Sir David Attenborough’s famous voice narrates the Netflix documentary, Our Planet, which injects wildlife conservation advocacy into every episode in a far more deliberate way than previous series, such as Blue Planet and Life on Earth.
The producers hope to reach a billion people with the series and its accompanying website, with the goal of educating people about the natural world.
While on the press tour for the series, Sir Attenborough told the Guardian that he finds it hard to exaggerate the peril. “This is the new extinction and we are half way through it. We are in terrible, terrible trouble and the longer we wait to do something about it the worse it is going to get,” he said.
Speaking in this interview with Vox.com, Attenborough added: “Things are going to get worse. The question is how much worse, and how quickly is it going to get worse. The speed is accelerating. Whatever we do now, it’s going to get worse. And unless we act within the next 10 years, I mean, we are in real trouble.”
This week brought the sad new that the Notre-Dame cathedral in Paris had been partially destroyed in a fire. But while billionaires quickly pledged to rebuild the historic building, many pointed out the lack of similar investment in the future of the planet or the destruction of natural historic relics – such as plans to bulldoze 800-year-old trees sacred to the Djap Wurrung peoples.
In Victoria, 200 kilometres west of Melbourne, over 260 trees – including a traditional birthing tree – have been flagged to be bulldozed in preparation for a $42 million upgrade to the Western Highway.
Demonstrators have set up three camps on the land last month in an attempt to stop roadworks. An emergency application has also been lodged to protect the trees under the Aboriginal and Torres Strait Islander Heritage Protection Act.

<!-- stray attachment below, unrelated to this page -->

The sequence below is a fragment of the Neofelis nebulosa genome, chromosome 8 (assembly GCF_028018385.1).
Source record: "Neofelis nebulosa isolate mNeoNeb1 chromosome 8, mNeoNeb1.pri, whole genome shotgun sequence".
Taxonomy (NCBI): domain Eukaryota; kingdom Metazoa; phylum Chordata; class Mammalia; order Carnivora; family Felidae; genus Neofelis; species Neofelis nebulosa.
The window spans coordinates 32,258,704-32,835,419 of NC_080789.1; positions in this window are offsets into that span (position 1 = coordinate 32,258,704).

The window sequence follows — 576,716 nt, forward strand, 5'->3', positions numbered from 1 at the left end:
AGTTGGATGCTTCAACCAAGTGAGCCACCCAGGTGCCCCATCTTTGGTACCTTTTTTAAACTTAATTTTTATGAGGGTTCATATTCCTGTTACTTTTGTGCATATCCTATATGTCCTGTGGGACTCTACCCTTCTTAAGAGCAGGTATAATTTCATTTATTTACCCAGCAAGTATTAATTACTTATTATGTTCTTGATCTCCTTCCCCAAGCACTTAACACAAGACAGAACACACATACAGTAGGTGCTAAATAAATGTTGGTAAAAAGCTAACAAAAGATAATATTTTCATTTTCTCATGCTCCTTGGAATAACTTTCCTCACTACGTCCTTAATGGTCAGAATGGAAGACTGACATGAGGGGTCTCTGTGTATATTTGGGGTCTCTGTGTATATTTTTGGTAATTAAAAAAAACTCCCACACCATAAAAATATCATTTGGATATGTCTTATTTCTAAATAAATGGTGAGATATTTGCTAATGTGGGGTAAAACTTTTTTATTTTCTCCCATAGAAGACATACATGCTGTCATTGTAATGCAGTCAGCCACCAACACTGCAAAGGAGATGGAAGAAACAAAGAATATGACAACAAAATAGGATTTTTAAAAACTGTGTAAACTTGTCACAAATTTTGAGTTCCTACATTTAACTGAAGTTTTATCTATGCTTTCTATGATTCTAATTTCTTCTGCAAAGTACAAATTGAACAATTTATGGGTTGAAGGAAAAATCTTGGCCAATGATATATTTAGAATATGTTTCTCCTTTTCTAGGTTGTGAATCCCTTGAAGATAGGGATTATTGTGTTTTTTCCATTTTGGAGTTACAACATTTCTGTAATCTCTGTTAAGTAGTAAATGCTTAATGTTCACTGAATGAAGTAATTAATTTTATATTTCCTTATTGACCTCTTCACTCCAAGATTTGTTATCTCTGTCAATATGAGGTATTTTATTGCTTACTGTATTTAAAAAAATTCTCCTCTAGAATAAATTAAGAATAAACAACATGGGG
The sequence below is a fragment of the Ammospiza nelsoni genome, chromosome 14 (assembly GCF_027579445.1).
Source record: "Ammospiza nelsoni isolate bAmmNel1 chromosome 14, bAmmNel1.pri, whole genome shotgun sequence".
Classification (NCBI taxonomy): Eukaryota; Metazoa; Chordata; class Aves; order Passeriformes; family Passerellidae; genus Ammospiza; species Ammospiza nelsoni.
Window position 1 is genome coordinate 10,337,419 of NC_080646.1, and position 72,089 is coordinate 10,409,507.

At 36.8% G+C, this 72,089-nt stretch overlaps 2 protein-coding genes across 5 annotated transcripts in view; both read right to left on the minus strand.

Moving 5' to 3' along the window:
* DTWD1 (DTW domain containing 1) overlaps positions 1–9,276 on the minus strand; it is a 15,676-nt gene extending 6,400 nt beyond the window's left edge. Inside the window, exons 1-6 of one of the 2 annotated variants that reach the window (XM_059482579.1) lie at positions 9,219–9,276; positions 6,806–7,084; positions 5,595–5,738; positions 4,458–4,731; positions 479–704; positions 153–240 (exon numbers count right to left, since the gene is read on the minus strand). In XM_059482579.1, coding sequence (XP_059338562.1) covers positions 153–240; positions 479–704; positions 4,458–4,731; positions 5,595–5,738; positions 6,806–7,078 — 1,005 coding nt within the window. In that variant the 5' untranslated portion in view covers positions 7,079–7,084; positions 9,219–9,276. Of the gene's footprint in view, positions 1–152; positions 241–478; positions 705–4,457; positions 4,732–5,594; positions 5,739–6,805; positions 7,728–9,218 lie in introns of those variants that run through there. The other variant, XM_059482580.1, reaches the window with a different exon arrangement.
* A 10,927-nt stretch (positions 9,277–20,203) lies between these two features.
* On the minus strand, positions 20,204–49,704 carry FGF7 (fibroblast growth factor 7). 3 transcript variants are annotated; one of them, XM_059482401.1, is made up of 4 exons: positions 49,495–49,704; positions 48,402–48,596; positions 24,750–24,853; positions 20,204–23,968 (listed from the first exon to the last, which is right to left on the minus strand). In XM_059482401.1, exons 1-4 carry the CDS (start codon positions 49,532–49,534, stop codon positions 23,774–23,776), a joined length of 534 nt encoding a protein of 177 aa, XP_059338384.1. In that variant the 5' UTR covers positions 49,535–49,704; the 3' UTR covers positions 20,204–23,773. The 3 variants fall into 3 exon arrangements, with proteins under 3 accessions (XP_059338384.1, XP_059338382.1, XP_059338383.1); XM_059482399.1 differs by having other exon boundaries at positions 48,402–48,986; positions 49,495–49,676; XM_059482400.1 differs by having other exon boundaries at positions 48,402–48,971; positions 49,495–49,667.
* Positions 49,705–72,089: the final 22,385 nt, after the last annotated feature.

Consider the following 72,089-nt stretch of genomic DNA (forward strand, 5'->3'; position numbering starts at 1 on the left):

These tree-planting drones are firing ‘seed missiles’ into the ground. Less than a year later, they’re already 20 inches tall.
We love seeing the power of technology being harnessed for good.
In September 2018, a project in Myanmar used drones to fire “seed missiles” into remote areas of the country where trees were not growing. Less than a year later, thousands of those seed missiles have sprouted into 20-inch mangrove saplings that could literally be a case study in how technology can be used to innovate our way out of the climate change crisis.
Just two operators could send out a mini-fleet of seed missile planting drones that could plant 400,000 trees a day – a number that quite possibly could make massive headway in combating the effects of manmade climate change.
Our planet is in the midst of a sixth mass extinction, according to many scientists. This has happened before, five times in recorded history, all caused by catastrophic events like asteroid collisions. This time, it is humans who are to blame.
Human-driven changes to the planet are hitting global species on multiple fronts, as hotter oceans, deforestation, and climate change drive floral and faunal populations to extinction in unprecedented numbers.
As much as half of the total number of animal individuals that once shared the Earth with humans are already gone. Something a new study suggests will take millions of years to recover from.
A 60 Minutes investigation this week revealed Australia’s attempts to ethically recycle are falling short, causing harm offshore for our international “dumping ground.”
60 Minutes tracked mixed plastic waste – the material assumed easiest to salvage and re-use – from the recycling bins of Australian suburbs to dozens of illegal processing sites in Malaysia, where our discarded plastics often end up being dumped, buried or even burned, turning Malaysia into Australia’s dumping ground, with dire consequences including contamination of drinking water and air pollution.
For the last two decades, Australia’s recycling industry has been dependent on China – which had been taking a staggering 125,000 tonnes of our plastic waste every year, sorting it by hand with low labour costs and melting it down into new plastic products to be sold back to us and the rest of the world. But in January 2018 China effectively closed its doors, citing environmental concerns.
A core reason why avoiding plastic where possible, and reusing the plastic we do consume as many times as possible, should be a goal for all of us.